Pub grub, extreme sport, and electric cars - Aussie platforms offer a unique look into local trends


The sustained rise in digital content consumption means Australia’s major digital publishers can offer stronger insights into trends happening across the country and help advertisers connect with the right audiences.

The pandemic has seen exponential growth in audiences and, according to Roy Morgan data, Australia's major digital publishers now reach 19.1 million Australians every month with one digital subset, Broadcaster Video-on-Demand (BVOD), establishing a new baseline for viewership with more than 1.6 million hours of BVOD content being consumed every week.

This means these platforms have even stronger data on what Australians are interested in seeing across various sectors.

Unsurprisingly, sport has been a comfort for many during lockdowns. Foxtel noticed this trend with record audiences for the NRL and AFL across both 2020 and 2021. The broadcaster also noticed a rise in less mainstream sports as more people crave more content.

“Viewing for the India cricket tour and Big Bash League last summer was also a massive hit, pointing to a big summer of cricket which kicks off with the Ashes Tour in December,” Kate Waugh, Foxtel head of sports partnerships says.

“Interestingly across Kayo’s 50+ sports, outside of our top tier sports, rating increases were seen across darts, extreme sports, karate, ocho and hot dog eating. New sports that appeared with strong viewing during lockdown included air guitar, bark in the park and spikeball.”

Another shared experience across Australia has been the frustrations of lockdown, with Pedestrian TV CEO Matt Rowley saying its readers have been mobilised by stories on receiving “you weren't home” cards from Australia Post.

“While vaccination rate coverage has been keenly read, calling out celebrity/influencer anti-vaxxers and COVID deniers also clearly lights a touch paper with our audience who hold nothing back on the harm their unsafe viewpoints are causing,” Rowley says.

“In tech and gaming people are ready to spend - if they can get their hands on the gear. On Kotaku, they continue to chase the elusive PS5 and read up on pretty much any other console like the XBox and Steam Deck.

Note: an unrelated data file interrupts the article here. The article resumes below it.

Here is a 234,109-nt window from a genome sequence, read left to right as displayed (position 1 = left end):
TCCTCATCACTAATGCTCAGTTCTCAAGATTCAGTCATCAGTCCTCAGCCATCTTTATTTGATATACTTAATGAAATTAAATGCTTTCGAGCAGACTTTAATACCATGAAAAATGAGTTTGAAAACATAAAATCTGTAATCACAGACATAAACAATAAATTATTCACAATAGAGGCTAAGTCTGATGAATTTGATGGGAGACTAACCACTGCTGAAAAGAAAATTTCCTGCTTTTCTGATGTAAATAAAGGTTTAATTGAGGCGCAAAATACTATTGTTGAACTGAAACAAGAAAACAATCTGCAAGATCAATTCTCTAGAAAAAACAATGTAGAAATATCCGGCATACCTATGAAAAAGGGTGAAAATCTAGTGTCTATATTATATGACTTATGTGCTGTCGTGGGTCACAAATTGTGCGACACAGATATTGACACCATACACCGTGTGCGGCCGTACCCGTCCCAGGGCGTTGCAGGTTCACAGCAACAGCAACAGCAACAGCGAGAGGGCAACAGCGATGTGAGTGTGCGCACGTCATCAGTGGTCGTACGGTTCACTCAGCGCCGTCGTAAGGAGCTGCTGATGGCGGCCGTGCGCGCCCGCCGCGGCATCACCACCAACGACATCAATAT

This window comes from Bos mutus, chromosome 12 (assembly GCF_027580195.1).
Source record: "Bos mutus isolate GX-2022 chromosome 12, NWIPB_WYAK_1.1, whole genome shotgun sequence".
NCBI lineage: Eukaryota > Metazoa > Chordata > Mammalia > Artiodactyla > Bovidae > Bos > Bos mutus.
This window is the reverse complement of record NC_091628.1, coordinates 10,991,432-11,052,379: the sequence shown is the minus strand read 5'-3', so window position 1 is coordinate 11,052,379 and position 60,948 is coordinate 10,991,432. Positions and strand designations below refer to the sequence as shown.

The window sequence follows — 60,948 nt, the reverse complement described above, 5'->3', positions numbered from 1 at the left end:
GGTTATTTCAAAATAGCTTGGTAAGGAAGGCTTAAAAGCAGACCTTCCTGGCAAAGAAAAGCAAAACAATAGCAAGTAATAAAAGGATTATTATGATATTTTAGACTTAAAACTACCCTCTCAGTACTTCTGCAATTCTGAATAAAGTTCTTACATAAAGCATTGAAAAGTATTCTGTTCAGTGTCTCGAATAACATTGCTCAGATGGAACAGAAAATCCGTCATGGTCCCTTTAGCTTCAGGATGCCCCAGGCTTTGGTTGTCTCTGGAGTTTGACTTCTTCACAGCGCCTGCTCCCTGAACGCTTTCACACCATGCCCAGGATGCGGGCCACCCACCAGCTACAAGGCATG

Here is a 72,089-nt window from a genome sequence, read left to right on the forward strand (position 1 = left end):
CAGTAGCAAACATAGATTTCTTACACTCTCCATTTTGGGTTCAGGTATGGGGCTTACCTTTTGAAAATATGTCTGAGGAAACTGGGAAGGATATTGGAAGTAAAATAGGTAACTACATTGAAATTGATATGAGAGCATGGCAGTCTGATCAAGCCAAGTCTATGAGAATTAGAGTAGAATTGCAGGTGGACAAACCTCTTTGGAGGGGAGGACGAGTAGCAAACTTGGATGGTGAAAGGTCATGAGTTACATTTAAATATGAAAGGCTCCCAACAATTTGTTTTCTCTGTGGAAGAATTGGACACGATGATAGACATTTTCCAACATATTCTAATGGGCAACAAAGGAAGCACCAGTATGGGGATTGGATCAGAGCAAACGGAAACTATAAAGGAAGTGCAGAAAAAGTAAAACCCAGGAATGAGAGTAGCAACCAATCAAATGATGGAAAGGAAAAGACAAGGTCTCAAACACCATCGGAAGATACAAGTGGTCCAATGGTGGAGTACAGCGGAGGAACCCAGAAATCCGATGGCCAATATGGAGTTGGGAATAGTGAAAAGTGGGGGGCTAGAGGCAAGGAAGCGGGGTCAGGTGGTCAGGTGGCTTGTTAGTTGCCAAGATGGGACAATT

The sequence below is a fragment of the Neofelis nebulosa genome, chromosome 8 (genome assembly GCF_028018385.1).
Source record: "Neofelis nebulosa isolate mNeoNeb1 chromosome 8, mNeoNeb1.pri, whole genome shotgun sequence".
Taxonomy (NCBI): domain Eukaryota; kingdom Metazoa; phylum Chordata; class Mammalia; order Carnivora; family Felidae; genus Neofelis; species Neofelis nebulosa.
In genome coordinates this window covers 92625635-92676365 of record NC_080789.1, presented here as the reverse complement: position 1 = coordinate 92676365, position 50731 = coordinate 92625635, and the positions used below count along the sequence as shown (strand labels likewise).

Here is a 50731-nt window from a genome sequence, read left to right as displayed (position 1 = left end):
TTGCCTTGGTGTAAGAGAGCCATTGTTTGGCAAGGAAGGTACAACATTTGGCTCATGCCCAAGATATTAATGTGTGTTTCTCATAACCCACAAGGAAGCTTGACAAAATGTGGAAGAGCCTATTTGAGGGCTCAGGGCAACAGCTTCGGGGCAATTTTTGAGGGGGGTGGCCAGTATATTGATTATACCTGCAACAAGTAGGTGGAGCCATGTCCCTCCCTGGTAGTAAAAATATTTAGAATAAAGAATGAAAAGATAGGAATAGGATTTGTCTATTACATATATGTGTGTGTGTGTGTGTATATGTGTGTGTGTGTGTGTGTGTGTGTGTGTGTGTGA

“Finally – fed up with your internet? You're not alone. On Gizmodo they're all over anything about the NBN and its alternatives."

Pedestrian TV, not traditionally a food site, has seen an increase in recipes for cooking potato, suggesting “comfort pub grub” is missed, Rowley says.

News Corp Australia has also noticed new food trends with plant-based eating and vegan meals now the norm. Simple baking is also on the rise, with cookies ahead of banana bread for the first time.

In the travel space, News Corp Australia managing director, food and travel Fiona Nilsson says she is seeing the “revenge spend” era in travel begin as the world emerges from the pandemic.

“Luxury cruise lines, one of the hardest hit industries in travel, are experiencing record-breaking sales,” Nilsson says.

“Companies such as Silversea or Regent Seven Seas World Cruise for 2024 - with suites costing up to $250,000 per person - are selling out in a matter of hours. Cruise lines have used the past year to transform or build new ships, releasing spectacular new routes, intrepid voyages, and luxurious decors styled by the likes of Ralph Lauren to really up the ante to cater to these consumers ready to spend (and spend big).”

As people prepare to escape after the lockdowns, electric cars and hybrids appear to be a preferred choice for consumers in the future, with Drive director of content James Ward noting consumption and engagement with content about electric cars has increased dramatically over the past year.

Readership across suggests that many Australians are preparing to move to regional Australia with executive manager, economic research Cameron Kusher saying the number of views per listing across regional Australia is up 69.9% year-on-year to August 2021, more than double the 30.7% rise across the combined capital cities.

However, there are also many Australians looking to save, with Seven West Media network digital sales director Nicole Bence saying there’s been a 149% rise in “bargain hunter” content.

“Every week these trends are changing, and for marketers it can be very hard to keep up,” says Venessa Hunt, ThinkPremiumDigital general manager.

“Australia’s major digital publishers can see trends emerging before they ‘go viral’ and can help brands get ahead of that curve.

“Advertisers need to be agile, and a close relationship with these publishers is a sure way to keep ahead in such turbulent times.”

Have something to say on this? Share your views in the comments section below. Or if you have a news story or tip-off, drop us a line at

Sign up to the AdNews newsletter, like us on Facebook or follow us on Twitter for breaking stories and campaigns throughout the day.

comments powered by Disqus